Lisa Madigan op-ed: Mayor, don't do an end run on police reform
In December 2015, after the release of the video of Laquan McDonald's horrifying death, I requested that the U.S. Department of Justice conduct an independent investigation of the Chicago Police Department. The Justice Department found pervasive problems, including the unconstitutional use of deadly and excessive force by officers, and a lack of CPD resources, guidance, policies, training, supervision and accountability that have endangered citizens and police officers for decades.
With a new administration in the White House, the Justice Department has new leadership with distinctly different priorities.
The fact that the city is now negotiating police reforms with a Justice Department that fundamentally does not agree with the need for constitutional policing is ludicrous. And the city's apparent decision not to release the agreement until it is final is unacceptable.
If Mayor Rahm Emanuel is serious about police reform, he will understand that the call for accountability is not an affront to him or his leadership, but a process that is required because those of us who have lived in Chicago for our entire lives have been down this road too many times. We refuse to allow the city to take another shortcut that leads to a dead-end. The road to reform is long and bumpy, but it is the only route to a safer Chicago.
The only way Chicago can rebuild the broken trust between some of its citizens and the police is through a transparent reform process that includes community advocates who have pushed for reform for years.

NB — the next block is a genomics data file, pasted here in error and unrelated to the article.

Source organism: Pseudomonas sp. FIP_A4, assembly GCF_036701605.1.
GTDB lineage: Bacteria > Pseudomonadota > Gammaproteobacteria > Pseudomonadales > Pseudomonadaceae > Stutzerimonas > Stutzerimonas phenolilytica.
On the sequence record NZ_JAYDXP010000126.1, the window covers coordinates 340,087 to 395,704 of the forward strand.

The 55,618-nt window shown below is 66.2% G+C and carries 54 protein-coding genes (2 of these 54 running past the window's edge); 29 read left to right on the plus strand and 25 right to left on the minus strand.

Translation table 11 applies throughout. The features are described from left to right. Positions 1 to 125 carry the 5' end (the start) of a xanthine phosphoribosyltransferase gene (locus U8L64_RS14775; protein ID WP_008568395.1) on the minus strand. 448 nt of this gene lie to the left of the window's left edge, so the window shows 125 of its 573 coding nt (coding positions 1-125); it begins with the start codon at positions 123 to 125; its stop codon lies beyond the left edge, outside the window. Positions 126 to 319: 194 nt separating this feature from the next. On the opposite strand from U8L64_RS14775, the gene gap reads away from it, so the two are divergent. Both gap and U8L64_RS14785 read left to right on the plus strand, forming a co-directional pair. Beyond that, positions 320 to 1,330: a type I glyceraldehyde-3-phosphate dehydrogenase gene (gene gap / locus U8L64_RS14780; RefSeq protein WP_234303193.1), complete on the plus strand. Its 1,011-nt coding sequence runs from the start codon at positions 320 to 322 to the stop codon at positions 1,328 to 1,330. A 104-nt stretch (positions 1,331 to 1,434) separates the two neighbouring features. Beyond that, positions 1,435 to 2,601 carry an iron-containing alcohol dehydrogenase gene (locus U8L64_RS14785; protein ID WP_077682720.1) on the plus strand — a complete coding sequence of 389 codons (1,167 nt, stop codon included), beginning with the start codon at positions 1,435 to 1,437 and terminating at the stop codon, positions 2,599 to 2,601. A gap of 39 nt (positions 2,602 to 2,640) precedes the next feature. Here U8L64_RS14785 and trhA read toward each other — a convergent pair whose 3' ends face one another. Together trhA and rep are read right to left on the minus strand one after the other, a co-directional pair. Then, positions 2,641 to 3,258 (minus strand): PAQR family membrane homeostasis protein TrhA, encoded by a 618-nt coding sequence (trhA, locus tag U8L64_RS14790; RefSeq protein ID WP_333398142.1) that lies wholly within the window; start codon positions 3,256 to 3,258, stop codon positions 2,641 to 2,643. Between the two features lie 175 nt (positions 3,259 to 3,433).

The city must negotiate with stakeholders to reach an agreement, not announce one after its details have been decided behind closed doors.
Reforms must also be enforceable. The Department of Justice's report specifically called for a court-ordered consent decree requiring the reforms to be overseen by a federal judge. The city can agree to a federal court process that avoids the unnecessary expense of legal wrangling and instead focuses on getting to the right results.
Unconstitutional policing has never made us safer. Instead, Chicago is disgraced with the highest homicide rate in the country and a horrid history of police torture and brutality directed mainly against African-American and Latino communities.
It is an insult to police officers committed to reducing the violence in our city that they have not received the support they need to do their jobs properly and safely and that they often bear the brunt of public anger when city government deserves much of the blame.
For more than 50 years, the city has failed repeatedly to address police misconduct, with grave consequences, in particular, for communities of color. There has never been systemic and comprehensive police reform in Chicago because there has never been an enforceable court order requiring it.
This is an important moment. We must stop wasting lives, money and time. Chicago's leaders must commit at last to the difficult work of real police reform.